Almost half of pilots working for Norwegian Air Shuttle are unsatisfied with the current Terms & Conditions provided by the company. Roughly half of the pilots surveyed do not currently see a long-term future with the company and a third is already looking for possible employment elsewhere. Bad news for a company with ambitious expansion plans.
Those are some of the striking conclusions contained in the first ever survey, carried out among the Norwegian Pilot Group (NPG) members in July 2015.
One of the major stumbling blocks for pilots is the atypical employment practices by the company. With only a marginal 2% of the workforce being directly employed by the airline, an overwhelming 94% of pilots do prefer to be directly employed by Norwegian Air Shuttle – rather than through subsidiaries or agencies. For example, due to agency employment, approximately 30% of the pilots are unsure of their trans-national tax and social security status – hardly something to make pilots feel comfortable. It is therefore no surprise that pilots consider direct employment not only as a tool to create legal certainty, but also to greatly improve morale, loyalty and commitment to the airline, according to the survey results.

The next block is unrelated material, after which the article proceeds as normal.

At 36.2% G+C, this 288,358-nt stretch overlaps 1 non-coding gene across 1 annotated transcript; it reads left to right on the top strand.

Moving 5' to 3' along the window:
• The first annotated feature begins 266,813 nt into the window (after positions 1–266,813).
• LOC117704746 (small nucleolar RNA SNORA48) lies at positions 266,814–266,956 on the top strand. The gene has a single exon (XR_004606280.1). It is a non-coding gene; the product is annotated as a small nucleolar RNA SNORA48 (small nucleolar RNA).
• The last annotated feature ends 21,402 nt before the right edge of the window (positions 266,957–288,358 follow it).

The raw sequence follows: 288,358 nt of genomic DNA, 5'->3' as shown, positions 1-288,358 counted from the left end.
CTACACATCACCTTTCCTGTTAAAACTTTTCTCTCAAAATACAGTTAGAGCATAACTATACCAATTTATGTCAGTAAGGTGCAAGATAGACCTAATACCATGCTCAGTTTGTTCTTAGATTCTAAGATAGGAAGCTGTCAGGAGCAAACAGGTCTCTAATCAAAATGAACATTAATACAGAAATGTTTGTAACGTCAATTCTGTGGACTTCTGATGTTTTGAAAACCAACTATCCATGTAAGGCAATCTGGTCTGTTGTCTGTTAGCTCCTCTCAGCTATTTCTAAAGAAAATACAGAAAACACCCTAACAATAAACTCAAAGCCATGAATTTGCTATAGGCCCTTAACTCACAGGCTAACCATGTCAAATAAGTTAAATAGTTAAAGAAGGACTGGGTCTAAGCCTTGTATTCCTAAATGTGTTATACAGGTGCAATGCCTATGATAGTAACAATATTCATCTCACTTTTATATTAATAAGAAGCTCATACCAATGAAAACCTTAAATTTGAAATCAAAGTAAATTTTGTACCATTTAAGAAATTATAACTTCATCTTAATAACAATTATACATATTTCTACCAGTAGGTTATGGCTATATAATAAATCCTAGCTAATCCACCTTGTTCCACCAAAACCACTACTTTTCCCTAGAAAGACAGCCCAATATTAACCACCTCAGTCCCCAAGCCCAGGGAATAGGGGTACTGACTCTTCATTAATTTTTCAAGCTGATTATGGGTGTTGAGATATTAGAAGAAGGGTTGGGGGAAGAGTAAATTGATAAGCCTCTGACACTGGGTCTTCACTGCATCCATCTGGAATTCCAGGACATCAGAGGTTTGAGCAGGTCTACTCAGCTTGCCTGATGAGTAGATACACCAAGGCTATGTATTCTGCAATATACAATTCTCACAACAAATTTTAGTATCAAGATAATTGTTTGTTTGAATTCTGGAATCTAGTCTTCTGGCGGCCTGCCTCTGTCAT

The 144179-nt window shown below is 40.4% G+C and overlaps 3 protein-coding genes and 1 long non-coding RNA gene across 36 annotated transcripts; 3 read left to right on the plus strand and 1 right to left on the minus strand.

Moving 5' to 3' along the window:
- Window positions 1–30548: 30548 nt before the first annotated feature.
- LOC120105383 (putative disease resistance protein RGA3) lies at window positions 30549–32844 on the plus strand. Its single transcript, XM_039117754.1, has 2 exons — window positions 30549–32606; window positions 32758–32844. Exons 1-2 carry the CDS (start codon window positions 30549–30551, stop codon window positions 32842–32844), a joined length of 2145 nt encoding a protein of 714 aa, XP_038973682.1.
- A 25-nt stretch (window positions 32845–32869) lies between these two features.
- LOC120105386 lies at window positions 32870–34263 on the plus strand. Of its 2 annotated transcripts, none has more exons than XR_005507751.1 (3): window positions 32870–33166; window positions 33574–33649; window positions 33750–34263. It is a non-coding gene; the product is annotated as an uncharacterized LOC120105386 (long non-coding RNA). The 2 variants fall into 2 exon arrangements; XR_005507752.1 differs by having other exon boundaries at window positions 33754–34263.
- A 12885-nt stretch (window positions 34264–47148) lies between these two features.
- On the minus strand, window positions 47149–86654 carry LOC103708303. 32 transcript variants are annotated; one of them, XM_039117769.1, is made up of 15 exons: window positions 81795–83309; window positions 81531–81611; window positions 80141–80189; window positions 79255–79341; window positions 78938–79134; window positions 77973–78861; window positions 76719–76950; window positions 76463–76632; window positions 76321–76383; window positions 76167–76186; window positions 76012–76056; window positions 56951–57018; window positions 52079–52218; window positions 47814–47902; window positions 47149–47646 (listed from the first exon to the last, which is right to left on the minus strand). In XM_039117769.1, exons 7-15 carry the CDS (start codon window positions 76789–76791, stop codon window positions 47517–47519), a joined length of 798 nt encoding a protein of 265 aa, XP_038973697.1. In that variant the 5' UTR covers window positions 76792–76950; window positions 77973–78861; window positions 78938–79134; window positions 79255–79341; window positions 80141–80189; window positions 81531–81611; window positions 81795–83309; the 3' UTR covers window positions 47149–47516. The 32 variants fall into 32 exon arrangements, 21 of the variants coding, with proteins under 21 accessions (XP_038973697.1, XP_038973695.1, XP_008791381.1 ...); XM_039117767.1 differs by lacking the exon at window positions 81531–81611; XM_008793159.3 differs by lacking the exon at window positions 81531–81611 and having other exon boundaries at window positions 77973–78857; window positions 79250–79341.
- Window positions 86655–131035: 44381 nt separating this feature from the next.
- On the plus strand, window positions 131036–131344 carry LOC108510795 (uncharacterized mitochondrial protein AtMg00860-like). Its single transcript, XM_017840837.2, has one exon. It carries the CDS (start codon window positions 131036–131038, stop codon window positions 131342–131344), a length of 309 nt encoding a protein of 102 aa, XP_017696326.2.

Norwegian has 14 bases across Europe located in Norway, Sweden, Denmark, Finland, Spain and its first in the UK at London Gatwick. Even though 78% of the pilots are currently working from their number one choice of base, 33% of the Norwegian pilots have been forced to change their base at some point during their employment with the company. (Forced) base changes, however, create uncertainty in their private and family life and do not contribute to a positive image as a good employer.
Along with that, the survey portrays Norwegian as “commuter” airline with many of its pilots not living at base but commuting to work instead. For 79% this means traveling three or more times per month during their days off to get to work and back home. Self-funded accommodations away from home and additional commuting costs are placing an additional burden on pilots and affecting their appreciation for the airline.
Most worryingly the survey reveals that there is a lack of trust and mutual respect between management and pilots, a vital condition for ensuring Norwegian continues to be a safe airline and becomes a valued employer.
These NPG survey results must be seen against the background of the company’s ambitious expansion plans. Because such plans will require not only many new pilots to join the company, but also current ones to stay with the airline. If Norwegian wants to “stay in the game” it will have to rethink not only its terms & conditions, but – crucially – its atypical employment model to ensure its pilot-force is keen and motivated to stay on.